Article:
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      • Eno Sarris says:

        I was with you until this one, seriously. Didn’t think I was aiming super high with this one, just pointing out a tidbit I thought was interesting. Through the self-admitted douchebaggery I saw a legitimate critique.

        But I think you kinda jumped the shark here. Jeffrey graphed the correlation between K% and SwSTR%, I talked about the outliers on that graph from a hitting perspective. I fail to see a big difference here, unless it’s the graphs. It’s just outliers for one and main correlation for the other.

        Just as you could ask more questions after mine – like how the free-swingers fare with two strikes, or how their ISO fares when they are more / less selective, or how much value they lose when they eschew the walk to avoid the strikeout – you could ask more questions after Jeffrey’s piece – like why some pitchers have high swSTR% and low K%, or how they could use game theory or pitch sequencing to take better advantage of their raw stuff. I’d say both are good jump-off pieces.

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  7. Paul says:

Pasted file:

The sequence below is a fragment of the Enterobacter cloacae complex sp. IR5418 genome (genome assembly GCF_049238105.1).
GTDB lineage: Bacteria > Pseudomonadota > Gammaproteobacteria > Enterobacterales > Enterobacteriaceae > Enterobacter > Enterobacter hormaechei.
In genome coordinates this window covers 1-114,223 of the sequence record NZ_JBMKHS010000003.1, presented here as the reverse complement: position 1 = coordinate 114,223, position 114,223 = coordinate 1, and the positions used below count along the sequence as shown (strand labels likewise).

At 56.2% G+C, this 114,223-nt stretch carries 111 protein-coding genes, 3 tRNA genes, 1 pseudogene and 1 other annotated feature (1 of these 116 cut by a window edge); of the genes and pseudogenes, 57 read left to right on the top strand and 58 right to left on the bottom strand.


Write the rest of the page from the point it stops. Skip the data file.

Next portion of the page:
I’m sorry our Twitter conversation was beneath you, Locke. But I think the comments section here (save for James — although that was a doozy) proves you wrong in more ways than one.

    Not only is the ratio of people supporting/discussing the topic to people bashing the topic/author at least 10:1, but the fact that this post inspired just a single person (you excluded) to engage in the discussion proves its worth.

    You should be more judicious with your words. Your last paragraph took you from intelligent debate to peanut gallery.

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    • Locke says:

      The profundity of the idea that swinging earlier in counts makes you strikeout less is overwhelming. 140 characters was I needed to figure it out, sorry you needed more.

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      • Someanalyst says:

        Children… I guess we can only really love our own…